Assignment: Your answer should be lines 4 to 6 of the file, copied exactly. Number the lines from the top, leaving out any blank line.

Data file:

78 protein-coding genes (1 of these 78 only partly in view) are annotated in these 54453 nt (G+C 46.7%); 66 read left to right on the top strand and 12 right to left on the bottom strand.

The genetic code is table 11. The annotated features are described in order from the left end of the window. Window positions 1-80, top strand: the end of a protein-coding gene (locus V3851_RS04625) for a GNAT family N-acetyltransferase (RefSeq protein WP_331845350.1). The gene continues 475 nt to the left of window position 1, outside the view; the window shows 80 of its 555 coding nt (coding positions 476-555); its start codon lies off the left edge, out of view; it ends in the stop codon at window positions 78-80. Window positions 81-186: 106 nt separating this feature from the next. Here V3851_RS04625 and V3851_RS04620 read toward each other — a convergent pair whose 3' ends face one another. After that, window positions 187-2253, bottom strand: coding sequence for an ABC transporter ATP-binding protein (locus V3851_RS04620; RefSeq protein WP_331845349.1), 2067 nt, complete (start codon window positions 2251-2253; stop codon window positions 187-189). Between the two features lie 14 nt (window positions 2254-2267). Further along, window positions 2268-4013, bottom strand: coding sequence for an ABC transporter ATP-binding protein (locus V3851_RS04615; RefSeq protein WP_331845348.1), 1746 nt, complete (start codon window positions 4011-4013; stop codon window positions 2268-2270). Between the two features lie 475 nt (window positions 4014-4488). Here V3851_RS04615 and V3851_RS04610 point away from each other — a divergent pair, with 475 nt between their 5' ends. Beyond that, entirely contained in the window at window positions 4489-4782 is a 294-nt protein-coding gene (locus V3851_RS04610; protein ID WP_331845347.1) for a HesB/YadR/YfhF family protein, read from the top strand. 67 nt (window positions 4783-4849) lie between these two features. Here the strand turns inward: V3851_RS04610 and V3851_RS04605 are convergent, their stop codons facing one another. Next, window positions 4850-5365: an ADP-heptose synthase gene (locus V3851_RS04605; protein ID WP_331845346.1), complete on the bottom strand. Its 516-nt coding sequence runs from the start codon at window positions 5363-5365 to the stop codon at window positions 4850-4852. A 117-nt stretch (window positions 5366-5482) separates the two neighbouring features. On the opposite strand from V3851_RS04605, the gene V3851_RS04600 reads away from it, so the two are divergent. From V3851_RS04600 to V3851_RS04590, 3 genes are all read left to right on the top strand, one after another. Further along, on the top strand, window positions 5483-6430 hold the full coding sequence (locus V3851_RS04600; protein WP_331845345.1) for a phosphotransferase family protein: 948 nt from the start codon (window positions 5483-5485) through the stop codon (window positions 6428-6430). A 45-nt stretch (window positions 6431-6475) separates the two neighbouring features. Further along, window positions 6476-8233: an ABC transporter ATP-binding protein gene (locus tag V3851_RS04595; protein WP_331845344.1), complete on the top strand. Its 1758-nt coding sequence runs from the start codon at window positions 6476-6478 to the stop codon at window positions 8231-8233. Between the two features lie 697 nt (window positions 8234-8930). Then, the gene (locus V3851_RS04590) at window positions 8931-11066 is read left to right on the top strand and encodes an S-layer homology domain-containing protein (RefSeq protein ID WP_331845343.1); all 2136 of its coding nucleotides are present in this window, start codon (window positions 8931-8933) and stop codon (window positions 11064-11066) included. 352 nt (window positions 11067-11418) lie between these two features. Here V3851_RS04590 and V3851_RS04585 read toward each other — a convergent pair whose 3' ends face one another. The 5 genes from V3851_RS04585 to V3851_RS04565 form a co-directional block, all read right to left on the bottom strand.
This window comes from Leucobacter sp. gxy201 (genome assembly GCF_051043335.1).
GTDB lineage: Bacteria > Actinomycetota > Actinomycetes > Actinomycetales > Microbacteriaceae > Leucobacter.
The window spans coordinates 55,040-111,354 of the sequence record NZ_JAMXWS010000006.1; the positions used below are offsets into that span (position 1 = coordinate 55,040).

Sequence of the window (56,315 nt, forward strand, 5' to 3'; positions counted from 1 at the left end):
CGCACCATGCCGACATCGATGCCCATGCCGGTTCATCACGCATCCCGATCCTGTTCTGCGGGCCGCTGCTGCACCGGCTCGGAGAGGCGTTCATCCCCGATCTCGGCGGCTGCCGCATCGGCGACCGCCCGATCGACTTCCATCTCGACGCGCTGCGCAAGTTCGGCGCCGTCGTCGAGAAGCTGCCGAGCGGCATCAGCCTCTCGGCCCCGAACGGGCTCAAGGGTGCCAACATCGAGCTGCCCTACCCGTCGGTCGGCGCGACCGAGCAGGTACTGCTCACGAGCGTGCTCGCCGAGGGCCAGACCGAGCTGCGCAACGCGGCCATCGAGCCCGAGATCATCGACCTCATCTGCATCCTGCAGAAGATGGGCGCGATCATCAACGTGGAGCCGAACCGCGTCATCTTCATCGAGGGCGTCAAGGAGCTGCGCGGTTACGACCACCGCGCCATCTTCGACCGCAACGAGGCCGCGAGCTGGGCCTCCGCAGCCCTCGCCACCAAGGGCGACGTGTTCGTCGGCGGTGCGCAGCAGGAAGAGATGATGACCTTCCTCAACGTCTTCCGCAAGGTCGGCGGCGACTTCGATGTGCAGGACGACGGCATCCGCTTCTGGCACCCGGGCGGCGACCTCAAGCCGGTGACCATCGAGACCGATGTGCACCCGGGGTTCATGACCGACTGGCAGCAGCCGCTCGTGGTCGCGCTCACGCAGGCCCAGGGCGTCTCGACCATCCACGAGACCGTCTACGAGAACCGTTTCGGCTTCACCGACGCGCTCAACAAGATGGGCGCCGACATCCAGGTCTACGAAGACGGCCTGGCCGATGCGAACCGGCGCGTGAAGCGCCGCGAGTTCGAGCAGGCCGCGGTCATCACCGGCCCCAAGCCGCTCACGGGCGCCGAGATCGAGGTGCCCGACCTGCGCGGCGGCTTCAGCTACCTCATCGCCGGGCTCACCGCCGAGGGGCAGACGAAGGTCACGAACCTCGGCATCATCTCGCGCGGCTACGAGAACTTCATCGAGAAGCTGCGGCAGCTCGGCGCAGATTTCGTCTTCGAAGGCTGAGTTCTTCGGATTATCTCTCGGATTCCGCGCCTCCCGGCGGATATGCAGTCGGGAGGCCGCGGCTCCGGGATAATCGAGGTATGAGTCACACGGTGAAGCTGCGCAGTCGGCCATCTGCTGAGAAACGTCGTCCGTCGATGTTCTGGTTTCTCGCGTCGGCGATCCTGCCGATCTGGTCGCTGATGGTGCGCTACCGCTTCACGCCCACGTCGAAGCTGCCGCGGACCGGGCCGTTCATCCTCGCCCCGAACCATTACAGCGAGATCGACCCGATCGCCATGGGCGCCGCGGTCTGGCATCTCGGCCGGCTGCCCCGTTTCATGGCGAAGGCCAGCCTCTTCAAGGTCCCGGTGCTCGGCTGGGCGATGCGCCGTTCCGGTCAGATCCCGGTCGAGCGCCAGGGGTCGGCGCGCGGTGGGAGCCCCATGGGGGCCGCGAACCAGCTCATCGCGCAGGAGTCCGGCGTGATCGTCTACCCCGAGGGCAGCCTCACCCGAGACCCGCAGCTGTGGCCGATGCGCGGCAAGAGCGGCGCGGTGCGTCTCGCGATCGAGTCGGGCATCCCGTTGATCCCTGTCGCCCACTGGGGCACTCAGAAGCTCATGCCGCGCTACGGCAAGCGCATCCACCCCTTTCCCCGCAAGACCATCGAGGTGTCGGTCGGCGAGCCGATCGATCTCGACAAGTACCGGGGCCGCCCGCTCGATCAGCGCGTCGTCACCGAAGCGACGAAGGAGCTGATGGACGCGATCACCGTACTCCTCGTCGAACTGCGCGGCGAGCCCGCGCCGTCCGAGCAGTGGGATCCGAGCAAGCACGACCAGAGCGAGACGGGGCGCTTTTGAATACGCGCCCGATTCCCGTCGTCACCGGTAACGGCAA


GTDB lineage: Bacteria > Actinomycetota > Actinomycetes > Actinomycetales > Microbacteriaceae > Leucobacter.
The window spans coordinates 55,040-111,354 of the sequence record NZ_JAMXWS010000006.1; the positions used below are offsets into that span (position 1 = coordinate 55,040).

Sequence of the window (56,315 nt, forward strand, 5' to 3'; positions counted from 1 at the left end):